Saying, “Hello” is more than good manners. When you say hello, you acknowledge the other persons existence and worthiness. You let them know they are alive and they are somebody. You may be the only person the other person will see today, and you connected with them in a small insignificant way.

Homeless and Invisible, Mexican and successful

In the 1980’s when Ronald Reagan was president, America felt about the same way it feels now. America was looking for a hero, a financial fix, and a sense of self worth.

Earning a living was a hard, pretty much like people are trying to make ends meet today. Feels like Ground Hog Day lately. In an effort to reduce taxes, someone decided that institutionalizing people who were not a threat to themselves or others was a violation of their civil rights.

In a short period of time the walls of sanitariums fell, and tens of thousands of people were free to live a life that was their ‘legal right’, or in other words, literally kicked to the curb to fend for themselves. Nobody really noticed what was happening except their taxes went down. This homeless group of people were pretty much invisible, migrating to inner cities where few saw them on the streets.

During this same period Caesar Chavez prevailed in nothing short of a revolution for Migrant Farm Workers. Migrant Farm Workers were Mexican citizens who did low pay long hour ‘agricultural’ jobs, aka picking fruits, vegetables, citrus and such.

More and more Mexican citizens decided to stay and try to make this country their home. Speaking poor English, no real rights, and no financial support, they thrived.  They too were not noticed at first. There were few of them, and they lived quietly in rural and eventually inner city areas eking out what passed for a living.

It is interesting how some things have changed and other things have not. Mexican Migrant Workers have joined the American workforce with some becoming American citizens. Some small percentage have become wealthy, experiencing first hand the American Dream.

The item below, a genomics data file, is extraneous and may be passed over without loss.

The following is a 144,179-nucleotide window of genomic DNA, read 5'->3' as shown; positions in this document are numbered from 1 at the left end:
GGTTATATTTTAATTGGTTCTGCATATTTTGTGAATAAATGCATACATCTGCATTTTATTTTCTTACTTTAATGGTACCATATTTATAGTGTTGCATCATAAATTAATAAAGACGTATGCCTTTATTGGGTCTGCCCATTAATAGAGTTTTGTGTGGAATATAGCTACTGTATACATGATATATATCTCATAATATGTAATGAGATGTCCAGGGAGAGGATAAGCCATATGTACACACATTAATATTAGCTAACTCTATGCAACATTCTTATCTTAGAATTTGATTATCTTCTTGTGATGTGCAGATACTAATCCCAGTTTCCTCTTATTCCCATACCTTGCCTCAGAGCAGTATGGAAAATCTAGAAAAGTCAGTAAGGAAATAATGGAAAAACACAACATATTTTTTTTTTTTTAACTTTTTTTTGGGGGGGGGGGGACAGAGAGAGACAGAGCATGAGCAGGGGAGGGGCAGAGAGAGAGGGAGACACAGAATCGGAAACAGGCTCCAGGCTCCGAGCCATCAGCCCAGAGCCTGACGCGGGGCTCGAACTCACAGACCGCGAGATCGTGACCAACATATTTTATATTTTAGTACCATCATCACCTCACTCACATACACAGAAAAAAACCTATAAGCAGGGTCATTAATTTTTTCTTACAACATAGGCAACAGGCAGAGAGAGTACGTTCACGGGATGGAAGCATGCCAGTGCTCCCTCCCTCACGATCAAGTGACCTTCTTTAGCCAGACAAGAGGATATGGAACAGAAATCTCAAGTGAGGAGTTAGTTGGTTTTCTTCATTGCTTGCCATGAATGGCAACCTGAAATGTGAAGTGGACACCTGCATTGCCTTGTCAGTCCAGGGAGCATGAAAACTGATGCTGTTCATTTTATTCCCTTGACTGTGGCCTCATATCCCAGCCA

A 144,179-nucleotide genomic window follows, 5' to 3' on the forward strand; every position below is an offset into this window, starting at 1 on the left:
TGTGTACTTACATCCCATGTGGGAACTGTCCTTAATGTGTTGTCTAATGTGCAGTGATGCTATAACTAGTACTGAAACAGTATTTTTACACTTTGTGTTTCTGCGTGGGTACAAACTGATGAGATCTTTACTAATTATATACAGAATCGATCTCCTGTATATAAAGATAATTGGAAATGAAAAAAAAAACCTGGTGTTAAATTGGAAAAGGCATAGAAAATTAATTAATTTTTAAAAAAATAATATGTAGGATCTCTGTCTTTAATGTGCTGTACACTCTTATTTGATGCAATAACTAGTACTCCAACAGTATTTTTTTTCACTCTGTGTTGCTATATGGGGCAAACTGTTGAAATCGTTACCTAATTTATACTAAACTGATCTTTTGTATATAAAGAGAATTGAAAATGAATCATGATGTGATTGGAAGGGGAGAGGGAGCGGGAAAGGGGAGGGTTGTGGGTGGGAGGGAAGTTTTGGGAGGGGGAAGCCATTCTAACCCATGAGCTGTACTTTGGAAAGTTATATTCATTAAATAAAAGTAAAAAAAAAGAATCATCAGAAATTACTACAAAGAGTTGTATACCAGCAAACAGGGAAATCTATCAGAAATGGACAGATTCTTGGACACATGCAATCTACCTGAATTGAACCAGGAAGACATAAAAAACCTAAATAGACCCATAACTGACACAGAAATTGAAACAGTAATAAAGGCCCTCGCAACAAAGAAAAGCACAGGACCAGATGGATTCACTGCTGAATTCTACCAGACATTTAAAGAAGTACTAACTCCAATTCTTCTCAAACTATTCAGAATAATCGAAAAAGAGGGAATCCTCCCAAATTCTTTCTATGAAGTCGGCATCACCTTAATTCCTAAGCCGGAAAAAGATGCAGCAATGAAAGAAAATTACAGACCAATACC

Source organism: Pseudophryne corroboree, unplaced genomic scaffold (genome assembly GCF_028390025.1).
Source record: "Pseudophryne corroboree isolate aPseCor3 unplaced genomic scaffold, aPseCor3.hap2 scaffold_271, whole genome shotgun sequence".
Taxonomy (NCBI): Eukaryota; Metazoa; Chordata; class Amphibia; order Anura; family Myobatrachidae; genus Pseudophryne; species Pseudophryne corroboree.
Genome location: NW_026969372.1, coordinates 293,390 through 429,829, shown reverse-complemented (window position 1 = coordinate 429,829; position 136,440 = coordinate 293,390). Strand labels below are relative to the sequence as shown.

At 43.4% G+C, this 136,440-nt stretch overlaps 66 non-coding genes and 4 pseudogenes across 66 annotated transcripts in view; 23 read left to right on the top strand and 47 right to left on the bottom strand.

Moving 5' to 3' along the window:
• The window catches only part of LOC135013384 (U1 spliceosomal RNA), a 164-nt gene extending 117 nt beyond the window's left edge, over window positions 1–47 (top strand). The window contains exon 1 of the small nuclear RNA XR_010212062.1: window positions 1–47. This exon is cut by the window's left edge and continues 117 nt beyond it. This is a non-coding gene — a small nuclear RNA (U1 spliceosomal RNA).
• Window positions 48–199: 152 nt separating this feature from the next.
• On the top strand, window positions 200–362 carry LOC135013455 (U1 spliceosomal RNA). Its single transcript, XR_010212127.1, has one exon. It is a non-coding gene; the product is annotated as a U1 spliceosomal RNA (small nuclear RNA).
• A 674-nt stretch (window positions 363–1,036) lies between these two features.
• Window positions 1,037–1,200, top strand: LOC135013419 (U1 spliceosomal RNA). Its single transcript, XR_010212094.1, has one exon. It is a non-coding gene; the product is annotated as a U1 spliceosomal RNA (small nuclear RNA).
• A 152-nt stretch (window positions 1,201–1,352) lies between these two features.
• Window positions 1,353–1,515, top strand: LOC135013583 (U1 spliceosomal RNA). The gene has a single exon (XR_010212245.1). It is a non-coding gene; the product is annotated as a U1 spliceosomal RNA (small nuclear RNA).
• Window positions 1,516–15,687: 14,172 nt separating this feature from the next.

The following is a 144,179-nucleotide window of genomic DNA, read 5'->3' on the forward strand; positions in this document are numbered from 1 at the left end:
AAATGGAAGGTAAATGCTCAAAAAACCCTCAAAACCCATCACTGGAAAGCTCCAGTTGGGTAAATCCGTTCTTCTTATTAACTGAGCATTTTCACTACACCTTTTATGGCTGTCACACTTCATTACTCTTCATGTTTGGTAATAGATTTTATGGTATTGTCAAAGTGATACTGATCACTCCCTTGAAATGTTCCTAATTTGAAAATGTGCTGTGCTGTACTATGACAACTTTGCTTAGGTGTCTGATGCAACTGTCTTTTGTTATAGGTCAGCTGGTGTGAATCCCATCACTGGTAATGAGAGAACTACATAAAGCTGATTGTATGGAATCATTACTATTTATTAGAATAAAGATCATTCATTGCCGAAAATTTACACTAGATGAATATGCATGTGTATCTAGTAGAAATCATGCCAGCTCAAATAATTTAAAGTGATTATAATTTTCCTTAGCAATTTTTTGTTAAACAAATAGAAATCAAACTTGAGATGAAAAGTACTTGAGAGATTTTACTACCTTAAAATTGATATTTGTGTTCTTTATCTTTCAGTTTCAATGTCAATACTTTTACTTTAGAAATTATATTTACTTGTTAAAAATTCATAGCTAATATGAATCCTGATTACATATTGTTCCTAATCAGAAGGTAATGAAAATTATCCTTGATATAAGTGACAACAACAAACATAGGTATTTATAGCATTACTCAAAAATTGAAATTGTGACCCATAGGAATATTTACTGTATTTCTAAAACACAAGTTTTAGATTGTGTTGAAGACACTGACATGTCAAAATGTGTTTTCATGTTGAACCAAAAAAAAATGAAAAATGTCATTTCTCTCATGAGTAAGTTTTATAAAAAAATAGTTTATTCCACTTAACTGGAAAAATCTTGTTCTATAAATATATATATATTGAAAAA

The homeless are still homeless. As natural born citizens many Homeless people lack basic skills which would enable them to hold any kind of job, have a place to call home, and a support network to help them. Many Homeless people who are mentally ill, or otherwise challenged and are brushed under the rug, as they fall through the cracks of life. They are rarely mentioned, barely noticed.

The Homeless population may be indicative of how we choose to treat those less fortunate than ourselves. People who legally may not be a threat to themselves or others, but emotionally or cognitively are not able to manage the basics of a normal life.

Homeless People wander and live in the streets, preyed upon, locked up, and murdered. This happens every day in our streets. We more fortunate Americans are unaware, or pretend not to notice. After all we can’t afford to help them.

I am in awe of the power of marketing. This is mass marketing in its finest hour. Mexican immigrants are the new pioneers, demanding their fair share from their newly conquered lands. The Homeless remain all but invisible. They are not able to get their act together, protest, and be heard.

Yet, the Mexican/American population of these United States shows the American Dream is still alive, and thriving. How is it a people who weren’t born here, may not speak any English, have several roadblocks in their path, become successful Americans, while the Homeless are ignored.